Databases are an essential part of software development. As with most things in programming, if you need to understand databases, then don't jump directly into the features of database software.
First, go the other way. Realise these things were designed to solve a problem; there's some data, information that you need to store. This data could be anything. It could be information about customers, flight path, employees, orders, details about the location of road accidents etc... This data could be in text format, dates, numeric or document files such as images, audio and video.
Just having data is not a good enough reason to need a database. Having data is not the problem, the problem is what comes next?
Some of the primary problems that databases solve include:
# 1. Data Retrieval
What starts of as a small amount of data has the tendency to turn into large amount of data. As applications grows in size and complexity, the amount of data that they need to store and manage increases exponentially. Without a database, this would have to be stored in flat files or other non-relational structures such as Microsoft Excel files, which can become unwieldy and difficult to manage as the database grows.
Relational databases, in particular, provide a structured way to store data, making it easy to query and retrieve specific information. They also allow for data to be organized in a way that makes sense for the specific application, which can greatly simplify the process of working with the data.
# 2. Data integrity
Another important problem that databases solve is data integrity and consistency. As applications grow in size and complexity, it becomes increasingly important to ensure that data is entered and stored in a consistent and accurate manner.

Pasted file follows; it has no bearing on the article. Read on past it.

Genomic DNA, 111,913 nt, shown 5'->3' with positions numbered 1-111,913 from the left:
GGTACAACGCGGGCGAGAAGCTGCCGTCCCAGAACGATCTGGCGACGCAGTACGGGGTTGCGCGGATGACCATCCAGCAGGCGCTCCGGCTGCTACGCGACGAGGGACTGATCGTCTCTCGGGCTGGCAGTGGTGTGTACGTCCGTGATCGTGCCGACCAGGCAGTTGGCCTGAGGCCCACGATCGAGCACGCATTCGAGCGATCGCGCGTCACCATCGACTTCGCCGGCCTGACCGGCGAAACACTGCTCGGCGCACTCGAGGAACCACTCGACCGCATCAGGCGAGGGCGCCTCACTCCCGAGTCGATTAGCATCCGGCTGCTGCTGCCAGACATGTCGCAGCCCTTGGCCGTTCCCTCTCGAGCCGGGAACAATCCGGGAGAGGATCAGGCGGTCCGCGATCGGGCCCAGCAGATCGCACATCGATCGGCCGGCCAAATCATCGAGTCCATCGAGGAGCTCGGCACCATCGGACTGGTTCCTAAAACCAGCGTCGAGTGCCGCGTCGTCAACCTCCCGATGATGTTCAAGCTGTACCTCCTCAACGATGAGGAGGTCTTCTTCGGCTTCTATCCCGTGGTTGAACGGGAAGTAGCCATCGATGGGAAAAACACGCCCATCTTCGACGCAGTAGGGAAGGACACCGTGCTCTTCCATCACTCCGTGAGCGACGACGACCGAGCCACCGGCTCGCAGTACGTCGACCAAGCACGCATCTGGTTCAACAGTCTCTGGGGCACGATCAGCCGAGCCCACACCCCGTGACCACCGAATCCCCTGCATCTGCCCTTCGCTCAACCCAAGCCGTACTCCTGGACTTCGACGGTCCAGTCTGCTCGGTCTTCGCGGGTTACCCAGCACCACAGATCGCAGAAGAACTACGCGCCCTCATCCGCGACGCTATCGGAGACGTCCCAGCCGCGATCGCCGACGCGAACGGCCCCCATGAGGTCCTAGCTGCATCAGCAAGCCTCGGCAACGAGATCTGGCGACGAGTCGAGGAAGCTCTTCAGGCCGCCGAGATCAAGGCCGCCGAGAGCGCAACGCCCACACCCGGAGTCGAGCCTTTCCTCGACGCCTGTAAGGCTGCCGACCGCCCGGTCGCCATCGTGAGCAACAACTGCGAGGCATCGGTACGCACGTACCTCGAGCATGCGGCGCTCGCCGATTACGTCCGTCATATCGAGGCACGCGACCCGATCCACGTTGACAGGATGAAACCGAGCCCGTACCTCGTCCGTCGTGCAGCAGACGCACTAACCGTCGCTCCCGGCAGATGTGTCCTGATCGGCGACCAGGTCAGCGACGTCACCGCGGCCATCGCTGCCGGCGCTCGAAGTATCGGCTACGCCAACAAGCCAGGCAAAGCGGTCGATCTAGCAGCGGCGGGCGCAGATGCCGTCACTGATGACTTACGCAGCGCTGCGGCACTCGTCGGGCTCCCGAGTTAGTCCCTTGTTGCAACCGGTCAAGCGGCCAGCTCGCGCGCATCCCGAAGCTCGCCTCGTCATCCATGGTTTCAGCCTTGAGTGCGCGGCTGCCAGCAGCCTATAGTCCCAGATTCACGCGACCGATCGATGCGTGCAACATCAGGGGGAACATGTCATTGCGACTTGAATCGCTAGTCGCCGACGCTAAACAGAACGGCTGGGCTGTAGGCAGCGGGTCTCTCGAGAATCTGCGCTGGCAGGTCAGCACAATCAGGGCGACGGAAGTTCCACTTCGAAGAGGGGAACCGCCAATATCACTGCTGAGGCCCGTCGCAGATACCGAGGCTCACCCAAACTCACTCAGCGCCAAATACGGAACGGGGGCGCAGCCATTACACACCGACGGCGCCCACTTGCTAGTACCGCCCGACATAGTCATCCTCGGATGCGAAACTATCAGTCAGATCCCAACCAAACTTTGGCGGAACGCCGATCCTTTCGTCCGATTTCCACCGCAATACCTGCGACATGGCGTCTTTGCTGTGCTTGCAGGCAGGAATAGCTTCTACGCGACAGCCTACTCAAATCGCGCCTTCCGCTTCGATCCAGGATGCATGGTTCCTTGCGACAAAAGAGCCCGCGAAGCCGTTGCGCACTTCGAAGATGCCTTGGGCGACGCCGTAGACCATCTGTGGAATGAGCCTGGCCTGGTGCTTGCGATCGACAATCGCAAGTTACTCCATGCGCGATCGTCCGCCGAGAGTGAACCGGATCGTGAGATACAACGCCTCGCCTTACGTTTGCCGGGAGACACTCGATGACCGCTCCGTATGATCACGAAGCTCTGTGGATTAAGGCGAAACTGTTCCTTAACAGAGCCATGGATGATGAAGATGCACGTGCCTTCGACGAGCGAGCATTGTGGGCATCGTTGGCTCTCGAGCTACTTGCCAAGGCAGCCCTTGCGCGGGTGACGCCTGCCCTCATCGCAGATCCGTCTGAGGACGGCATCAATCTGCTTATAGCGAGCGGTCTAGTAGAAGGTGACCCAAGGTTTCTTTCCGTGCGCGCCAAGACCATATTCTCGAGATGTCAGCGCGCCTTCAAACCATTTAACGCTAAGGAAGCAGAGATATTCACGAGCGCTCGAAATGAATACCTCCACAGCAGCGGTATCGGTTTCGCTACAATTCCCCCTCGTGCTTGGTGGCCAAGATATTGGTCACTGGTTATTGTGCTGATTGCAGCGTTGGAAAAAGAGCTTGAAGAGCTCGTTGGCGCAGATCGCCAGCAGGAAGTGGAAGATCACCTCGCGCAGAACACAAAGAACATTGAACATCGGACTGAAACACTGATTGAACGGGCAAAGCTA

Relational databases provide a way to enforce constraints and rules that ensure data is entered and stored in a consistent and accurate manner. This ensures that the data remains accurate and consistent even as it is updated and modified over time.
# 3. Scalability
Scalability is another important problem that databases solve. As applications grow in size and complexity, they need to be able to handle an increasing number of users and requests.
Relational databases provide a way to scale the application across multiple servers. This allows the application to handle an increasing number of users and requests without becoming overwhelmed. With the help of databases, developers can easily scale their applications to meet the growing demands of their users.
# 4. Redundancy
You've probably felt the pain of working in a spread sheet or a word process where something happens and you lose some data. It's annoying and inconvenient. But if the information you've just lost was the details of a stock trade or the receipt details for an invoice that was just paid for, that's not inconvenience. That's unacceptable. The data is critical. With many companies, the data is their entire business
The ability to store multiple copies of data in different locations can provide a level of protection against data loss and ensure that the data remains available even in the event of a failure.
This can be achieved through creating a copy of the data on another server, or through the use of backup systems. This ensures that even if there is a problem with the primary data storage, the application can still access the redundant copies of data and continue to operate without interruption.
You might have one of these problems; you might have all of these problems and more besides. These are the reasons we need a database. It's not about providing somewhere to put your data. It's about allowing that data to grow and still be manageable. About keeping it accurate and internally consistent.
Keeping it secure and controlling access to it. Tracking exactly what was done to the data and when.
In conclusion, This is what a database can give us. Structure. It's a structured system to put your data in that imposes rules upon that data. And the rules are yours. Because the importance of these rules change based on your needs.